Hiring Becky Hammon - On August 5, 2014, Becky Hammon was hired to become an assistant coach for the San Antonio Spurs making her the first full-time paid female coach in NBA history. (Source) At the time, this was huge news and continues to become more important as she evolves in the NBA. A few quotes from the above video stood out:
"I’m not here unless Coach Pop kind of sees me gender-less. He sees me as a person who knows basketball. He didn’t care that I was a woman. What he cared about was, can I help the team and will I do a good job…
And I think that’s why it’s important that little boys and little girls see women as strong and capable."
Gender equality is something that women have been fighting for years, decades, and centuries (since what seems like the beginning of time). It's not simply that they get in positions dominated by men, but to be acknowledged as being qualified and competent for the position. I loved this quote by Hammon because it really speaks to the kind of person Pop is. Even in the video, he doesn't acknowledge that she is a female coach. He praises her knowledge and understanding of the game of basketball. He sees her as an individual and equal key contributor as a basketball mind. As Hammon says, it's important for little boys and girls to see how strong and capable women can be. It opens the gates for little girls to pursue positions as future coaches in the NBA. When we look to athletes and coaches in sports we often default to see them as role models. Those who work hard to achieve their dream and lead a team to success. Hammon can be the role model for many girls as she grows in the NBA. As well-respected as Coach Pop is, it speaks volumes that he hired Hammon based on her intellect and how she can improve the future of the team. It's not far-fetched to think that Becky Hammon could soon become the first NBA head coach down the road, especially with the endorsement from Popovich.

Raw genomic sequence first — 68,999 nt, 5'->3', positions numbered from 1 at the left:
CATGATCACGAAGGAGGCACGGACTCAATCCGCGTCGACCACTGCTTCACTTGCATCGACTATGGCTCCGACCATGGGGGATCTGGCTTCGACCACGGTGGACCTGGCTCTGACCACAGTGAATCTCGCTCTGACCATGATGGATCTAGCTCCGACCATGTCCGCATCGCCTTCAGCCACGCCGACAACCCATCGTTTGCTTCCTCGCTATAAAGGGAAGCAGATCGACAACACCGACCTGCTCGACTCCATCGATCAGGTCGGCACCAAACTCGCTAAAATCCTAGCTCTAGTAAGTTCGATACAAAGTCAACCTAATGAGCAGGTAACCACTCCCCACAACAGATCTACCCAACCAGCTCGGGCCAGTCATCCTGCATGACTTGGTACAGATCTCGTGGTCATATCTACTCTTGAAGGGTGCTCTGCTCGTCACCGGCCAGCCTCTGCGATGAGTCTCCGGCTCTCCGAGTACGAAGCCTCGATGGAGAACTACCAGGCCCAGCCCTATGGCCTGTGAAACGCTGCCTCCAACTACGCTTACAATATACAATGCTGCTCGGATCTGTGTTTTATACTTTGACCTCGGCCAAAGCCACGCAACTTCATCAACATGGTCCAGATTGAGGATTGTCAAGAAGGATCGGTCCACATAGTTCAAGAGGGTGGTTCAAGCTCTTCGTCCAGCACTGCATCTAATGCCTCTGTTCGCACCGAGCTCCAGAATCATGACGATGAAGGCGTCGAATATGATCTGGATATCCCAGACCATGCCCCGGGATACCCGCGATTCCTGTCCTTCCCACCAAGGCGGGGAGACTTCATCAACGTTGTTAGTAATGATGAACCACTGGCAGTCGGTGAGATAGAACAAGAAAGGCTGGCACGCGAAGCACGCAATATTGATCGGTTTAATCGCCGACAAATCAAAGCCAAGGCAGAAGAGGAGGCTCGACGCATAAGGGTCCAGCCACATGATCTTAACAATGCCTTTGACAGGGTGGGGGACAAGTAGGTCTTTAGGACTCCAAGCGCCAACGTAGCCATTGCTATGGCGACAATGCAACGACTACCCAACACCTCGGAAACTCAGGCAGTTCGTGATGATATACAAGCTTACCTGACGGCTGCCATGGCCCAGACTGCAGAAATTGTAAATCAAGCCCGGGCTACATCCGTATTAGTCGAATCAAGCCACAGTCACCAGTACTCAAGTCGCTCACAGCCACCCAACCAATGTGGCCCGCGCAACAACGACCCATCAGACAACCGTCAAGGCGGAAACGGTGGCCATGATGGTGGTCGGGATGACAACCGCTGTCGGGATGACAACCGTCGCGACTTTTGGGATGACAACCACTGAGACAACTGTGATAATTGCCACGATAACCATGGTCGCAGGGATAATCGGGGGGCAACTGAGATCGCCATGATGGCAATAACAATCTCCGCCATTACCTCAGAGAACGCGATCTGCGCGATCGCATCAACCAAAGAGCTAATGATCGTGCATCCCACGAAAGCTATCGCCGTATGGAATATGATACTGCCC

This tree is beautifully/brilliantly represents not only the great success of Popovich's ex-players and assistants that worked/played under him, but also the tremendous diversity he welcomes in his employment and recruitment. If a coach like Popovich is already a significant inspiration to coaches and GM's everywhere, imagine such an influence on future generations of coaches and GM's under the fundamentals of hard work and acceptance that Popovich instilled in them.